You would expect a foreign movie DVD about the French resistance to be interesting. More so if it is based on true events. Even more so if it is about a young Muslim and the Parisian Muslim community trying to hide a Jewish singer and rescue more Jews. This is unfortunately not the case for Free Men / Les Homme Libres by director Ismael Ferroukhi. A generous viewer would excuse some of this movie's weak points because of it is a small budget film but energy doesn't cost anything and this movie has very little before the last twenty or so minutes.
The story is set in the Algerian community in WWII Paris. Younes is a black marketer who is very good at looking out for number one. He gets caught and is asked to report on the goings on in the Paris mosque. He sells an instrument to singer Salim Halali and is impressed with his talent. When he finds out Halali is being protected by the mosque and its leader (Michael Lonsdale), Younes has a choice to make.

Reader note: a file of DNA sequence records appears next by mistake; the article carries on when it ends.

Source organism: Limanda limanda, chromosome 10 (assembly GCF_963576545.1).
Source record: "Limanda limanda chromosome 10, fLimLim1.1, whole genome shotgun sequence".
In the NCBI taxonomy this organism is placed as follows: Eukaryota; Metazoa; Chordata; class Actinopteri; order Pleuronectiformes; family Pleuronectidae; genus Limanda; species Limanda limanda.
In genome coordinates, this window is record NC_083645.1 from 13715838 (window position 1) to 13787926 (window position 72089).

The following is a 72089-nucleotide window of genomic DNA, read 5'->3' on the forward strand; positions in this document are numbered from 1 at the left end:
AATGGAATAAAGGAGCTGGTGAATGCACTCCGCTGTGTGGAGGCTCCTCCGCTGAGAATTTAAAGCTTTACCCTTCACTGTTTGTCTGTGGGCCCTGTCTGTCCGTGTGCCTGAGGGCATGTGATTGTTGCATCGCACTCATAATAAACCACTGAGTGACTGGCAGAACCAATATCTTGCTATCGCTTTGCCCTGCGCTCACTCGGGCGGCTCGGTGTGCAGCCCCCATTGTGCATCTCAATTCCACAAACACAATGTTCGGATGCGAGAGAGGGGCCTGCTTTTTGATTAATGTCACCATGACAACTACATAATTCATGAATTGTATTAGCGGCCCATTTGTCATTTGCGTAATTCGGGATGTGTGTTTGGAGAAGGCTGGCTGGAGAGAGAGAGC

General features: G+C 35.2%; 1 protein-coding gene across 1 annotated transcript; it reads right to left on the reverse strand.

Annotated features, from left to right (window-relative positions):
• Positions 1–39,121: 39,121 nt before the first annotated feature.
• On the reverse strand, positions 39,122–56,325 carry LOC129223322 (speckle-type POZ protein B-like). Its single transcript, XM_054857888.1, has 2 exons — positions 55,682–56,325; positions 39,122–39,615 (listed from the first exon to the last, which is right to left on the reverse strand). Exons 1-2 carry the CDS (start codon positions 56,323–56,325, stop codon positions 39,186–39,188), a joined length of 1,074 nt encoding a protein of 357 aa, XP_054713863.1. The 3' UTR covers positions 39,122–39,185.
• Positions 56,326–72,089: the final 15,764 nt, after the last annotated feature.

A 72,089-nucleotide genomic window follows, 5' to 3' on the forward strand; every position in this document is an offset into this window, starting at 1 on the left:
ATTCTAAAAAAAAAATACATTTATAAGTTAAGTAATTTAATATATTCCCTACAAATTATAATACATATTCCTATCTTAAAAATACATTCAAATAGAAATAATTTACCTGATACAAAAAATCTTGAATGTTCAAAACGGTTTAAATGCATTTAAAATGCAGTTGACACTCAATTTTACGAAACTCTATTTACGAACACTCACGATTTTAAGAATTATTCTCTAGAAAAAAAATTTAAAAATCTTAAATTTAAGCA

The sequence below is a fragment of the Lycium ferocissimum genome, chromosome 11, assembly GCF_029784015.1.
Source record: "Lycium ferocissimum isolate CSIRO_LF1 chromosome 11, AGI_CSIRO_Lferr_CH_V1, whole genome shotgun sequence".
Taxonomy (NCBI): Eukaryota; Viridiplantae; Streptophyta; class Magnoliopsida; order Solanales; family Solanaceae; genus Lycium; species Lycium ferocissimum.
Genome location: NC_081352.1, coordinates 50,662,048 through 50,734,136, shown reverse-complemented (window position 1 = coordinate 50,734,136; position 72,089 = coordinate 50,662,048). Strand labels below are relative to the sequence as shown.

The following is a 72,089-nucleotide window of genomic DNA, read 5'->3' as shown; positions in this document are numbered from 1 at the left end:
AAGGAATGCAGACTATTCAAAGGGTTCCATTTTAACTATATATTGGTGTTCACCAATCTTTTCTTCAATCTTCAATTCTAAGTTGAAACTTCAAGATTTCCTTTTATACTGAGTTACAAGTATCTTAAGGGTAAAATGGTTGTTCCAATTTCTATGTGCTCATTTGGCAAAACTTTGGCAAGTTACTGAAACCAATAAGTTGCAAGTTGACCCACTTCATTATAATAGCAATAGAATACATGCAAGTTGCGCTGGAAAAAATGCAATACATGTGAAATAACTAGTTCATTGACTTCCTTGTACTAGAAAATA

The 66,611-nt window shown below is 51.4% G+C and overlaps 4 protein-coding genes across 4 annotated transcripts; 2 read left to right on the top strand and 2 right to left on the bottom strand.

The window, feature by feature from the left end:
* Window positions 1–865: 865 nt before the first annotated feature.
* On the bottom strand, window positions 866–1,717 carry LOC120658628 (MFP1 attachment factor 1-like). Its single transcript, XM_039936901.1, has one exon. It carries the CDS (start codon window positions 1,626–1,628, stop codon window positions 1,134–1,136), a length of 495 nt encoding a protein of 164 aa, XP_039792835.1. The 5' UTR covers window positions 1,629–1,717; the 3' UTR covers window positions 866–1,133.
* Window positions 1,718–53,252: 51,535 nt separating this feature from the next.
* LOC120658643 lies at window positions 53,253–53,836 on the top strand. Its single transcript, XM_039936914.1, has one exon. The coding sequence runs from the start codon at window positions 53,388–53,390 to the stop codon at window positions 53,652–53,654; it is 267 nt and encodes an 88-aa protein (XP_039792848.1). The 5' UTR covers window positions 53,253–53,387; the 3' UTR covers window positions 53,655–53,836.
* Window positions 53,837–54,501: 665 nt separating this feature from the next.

This movie has its moments but the performances are so subdued that you never feel any tension or danger.
An oddity is that in the English subtitled version the Arabic dialogue is also subtitled. This is not so in the original French. This is an important distinction as this lack of translation in the French created a separation between Arabic and non-Arabic viewers that no longer exists in this Jewish Film Club version.
Like other foreign movies associated with the Film Movement label, Free Men includes a short. It is Lustig, a 17-minute short directed by John Francis Black II. It is by far better than the main feature.